The report states that there is only a slim possibility of any serious situation such as another hydrogen explosion and reactor core meltdown even if a worst-case scenario is assumed. It then says that radiation levels are highly unlikely to increase outside a no-entry zone within a radius of 20 kilometers from the plant even if the spent nuclear fuel pool cooling system stops functioning for a long time.
The report shows that the plant now meets one of the important preconditions for lifting the designation of emergency evacuation preparation zones in some areas 20-30 kilometers away from the crippled plant.
However, NSC, which is under the umbrella of the Cabinet Office, has pointed out that the areas must be decontaminated and kept under surveillance as other key requirements for lifting the designation. It then urged the government to proceed with such work while consulting with local governments concerned.
NISA, which is part of the Ministry of Economy, Trade and Industry, compiled the report based on a report that the plant operator Tokyo Electric Power Co. (TEPCO) filed with it on Aug. 3, which declares that the injection of water into the crippled reactors is stable.
NISA’s report states another hydrogen explosion is highly unlikely, noting that nitrogen is being injected into the power station’s No. 1 to 3 reactors in order to prevent such an explosion and that newly generated hydrogen is released into the air with steam.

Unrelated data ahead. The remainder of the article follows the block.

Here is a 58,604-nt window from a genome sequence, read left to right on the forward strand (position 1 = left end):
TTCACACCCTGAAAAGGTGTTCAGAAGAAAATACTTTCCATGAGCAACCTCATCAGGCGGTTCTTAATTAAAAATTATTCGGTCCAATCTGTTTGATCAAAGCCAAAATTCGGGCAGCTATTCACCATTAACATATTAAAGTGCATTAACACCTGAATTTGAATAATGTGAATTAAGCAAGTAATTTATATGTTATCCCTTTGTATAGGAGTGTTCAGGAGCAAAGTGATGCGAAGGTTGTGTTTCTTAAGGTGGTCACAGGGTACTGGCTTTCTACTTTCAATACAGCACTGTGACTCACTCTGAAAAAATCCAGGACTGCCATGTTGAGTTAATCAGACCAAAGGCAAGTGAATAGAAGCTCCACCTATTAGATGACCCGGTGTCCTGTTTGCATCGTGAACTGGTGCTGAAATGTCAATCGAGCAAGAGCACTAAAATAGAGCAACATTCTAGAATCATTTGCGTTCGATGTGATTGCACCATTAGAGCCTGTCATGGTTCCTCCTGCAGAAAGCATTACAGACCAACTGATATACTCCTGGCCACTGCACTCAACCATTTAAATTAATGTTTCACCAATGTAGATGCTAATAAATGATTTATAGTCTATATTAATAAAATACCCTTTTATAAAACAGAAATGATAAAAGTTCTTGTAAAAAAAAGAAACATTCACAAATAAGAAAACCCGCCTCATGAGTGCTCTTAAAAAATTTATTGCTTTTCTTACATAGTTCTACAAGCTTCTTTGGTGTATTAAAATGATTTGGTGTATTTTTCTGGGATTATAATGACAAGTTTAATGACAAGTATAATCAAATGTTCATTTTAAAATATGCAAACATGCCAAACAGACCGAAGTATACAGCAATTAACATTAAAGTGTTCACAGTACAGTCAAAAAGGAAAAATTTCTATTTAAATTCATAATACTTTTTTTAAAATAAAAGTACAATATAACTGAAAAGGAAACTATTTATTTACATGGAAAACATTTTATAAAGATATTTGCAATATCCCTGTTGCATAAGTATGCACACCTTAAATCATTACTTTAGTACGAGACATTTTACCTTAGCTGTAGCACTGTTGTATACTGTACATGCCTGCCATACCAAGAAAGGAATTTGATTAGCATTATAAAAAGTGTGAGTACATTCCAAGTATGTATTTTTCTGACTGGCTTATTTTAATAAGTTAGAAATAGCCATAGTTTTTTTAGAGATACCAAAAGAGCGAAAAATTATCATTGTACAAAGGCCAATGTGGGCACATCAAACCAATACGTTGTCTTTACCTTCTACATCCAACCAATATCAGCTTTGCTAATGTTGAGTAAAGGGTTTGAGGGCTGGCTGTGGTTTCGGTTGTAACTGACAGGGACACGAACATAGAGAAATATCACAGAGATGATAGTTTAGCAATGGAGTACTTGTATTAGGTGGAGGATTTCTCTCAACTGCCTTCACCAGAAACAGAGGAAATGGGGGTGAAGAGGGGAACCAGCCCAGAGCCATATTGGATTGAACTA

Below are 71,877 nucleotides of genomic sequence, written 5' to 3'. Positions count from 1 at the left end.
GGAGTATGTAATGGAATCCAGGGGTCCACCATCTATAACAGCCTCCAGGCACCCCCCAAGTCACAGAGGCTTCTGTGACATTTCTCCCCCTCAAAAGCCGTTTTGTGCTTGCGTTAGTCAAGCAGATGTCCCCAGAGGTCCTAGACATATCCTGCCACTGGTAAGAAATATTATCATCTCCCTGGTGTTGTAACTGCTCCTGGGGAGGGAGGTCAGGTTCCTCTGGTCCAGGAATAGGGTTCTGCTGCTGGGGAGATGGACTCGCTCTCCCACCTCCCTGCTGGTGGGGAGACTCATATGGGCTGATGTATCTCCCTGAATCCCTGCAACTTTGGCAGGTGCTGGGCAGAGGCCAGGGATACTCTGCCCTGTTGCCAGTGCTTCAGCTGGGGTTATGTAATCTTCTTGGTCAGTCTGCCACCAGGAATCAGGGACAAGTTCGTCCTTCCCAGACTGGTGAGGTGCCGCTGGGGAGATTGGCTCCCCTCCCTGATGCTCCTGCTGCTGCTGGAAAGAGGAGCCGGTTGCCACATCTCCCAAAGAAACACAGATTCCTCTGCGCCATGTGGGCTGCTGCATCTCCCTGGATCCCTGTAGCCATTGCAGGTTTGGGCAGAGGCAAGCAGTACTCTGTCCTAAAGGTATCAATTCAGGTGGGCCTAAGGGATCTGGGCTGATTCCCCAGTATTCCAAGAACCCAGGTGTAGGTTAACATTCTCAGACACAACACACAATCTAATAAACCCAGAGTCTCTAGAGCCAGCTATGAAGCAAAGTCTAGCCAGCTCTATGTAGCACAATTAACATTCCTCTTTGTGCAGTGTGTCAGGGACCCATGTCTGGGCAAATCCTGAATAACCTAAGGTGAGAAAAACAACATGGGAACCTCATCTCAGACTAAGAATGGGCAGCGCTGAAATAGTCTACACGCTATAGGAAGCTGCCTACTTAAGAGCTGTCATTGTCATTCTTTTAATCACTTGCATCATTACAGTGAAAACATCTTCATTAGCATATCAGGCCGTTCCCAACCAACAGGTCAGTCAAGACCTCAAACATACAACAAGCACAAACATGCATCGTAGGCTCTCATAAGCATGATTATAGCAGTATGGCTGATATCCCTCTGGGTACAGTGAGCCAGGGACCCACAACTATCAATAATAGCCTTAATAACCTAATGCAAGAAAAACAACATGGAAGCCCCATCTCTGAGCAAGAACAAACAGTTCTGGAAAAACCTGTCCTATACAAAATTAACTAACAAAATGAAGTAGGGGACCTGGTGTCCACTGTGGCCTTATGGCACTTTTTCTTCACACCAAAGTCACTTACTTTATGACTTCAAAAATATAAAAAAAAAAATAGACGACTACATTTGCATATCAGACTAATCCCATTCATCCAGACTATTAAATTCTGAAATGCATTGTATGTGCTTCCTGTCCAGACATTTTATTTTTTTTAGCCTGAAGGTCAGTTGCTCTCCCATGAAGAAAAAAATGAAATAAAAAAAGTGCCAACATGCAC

Even if a hydrogen explosion takes place, it will have little effect on radiation doses in areas 20 kilometers away from the No. 1 reactor.
Moreover, it describes TEPCO’s readiness to reactivate the water injection function within 30 minutes to three hours even if it accidentally stops as “an appropriate emergency response.”
As water injection into the reactors was suspended for up to about 14 hours shortly after the accident in March, NISA analyzed what would happen if water injection stopped for 15 hours.
On the assumption that most of the fuel has already melted down, the report says the annual radiation dose in an area 20 kilometers from the plant is estimated at 0.65 millisieverts.
NSC, which closely reviewed the report, has concluded that there is little chance that the situation with the plant will worsen to a level that would require further evacuation orders.
Questions remain about NSC’s approval of the NISA report, which concludes that there is only a slim possibility of another hydrogen explosion and meltdown, as the crisis at the nuclear power station was triggered by factors beyond the scope of experts’ assumptions.
When asked about his interpretation of what the report describes as “a worst-case scenario,” NSC Chairman Haruki Madarame said, “There’s no limit if you start assuming serious situations. The commission approved the report based on commonsensical standards.”
It also remains unclear how NSC decided to endorse the report. NISA instructed TEPCO on Aug. 2 to file an additional report by the following day about measures that the utility will take if the injection system, which is a key to the stabilization of the crippled reactors, develops trouble.
TEPCO kept the deadline, and NISA filed its report on Aug. 4 with NSC, which approved it later in the day.
Sources involved in the case have revealed that the relevant parties consulted with each other over the report for about a month behind closed doors, but neither NSC nor NISA has disclosed the details of what they discussed.
“What we discussed was highly technical, and we thought the public would hardly understand it if we disclosed the details,” says Vice Chairman Yutaka Kukita, former professor at Nagoya University’s graduate school.
However, the situation in which important matters that could affect citizens’ lives are discussed behind closed door should be rectified at an early date. (By Ei Okada, Tokyo Science and Environment News Department)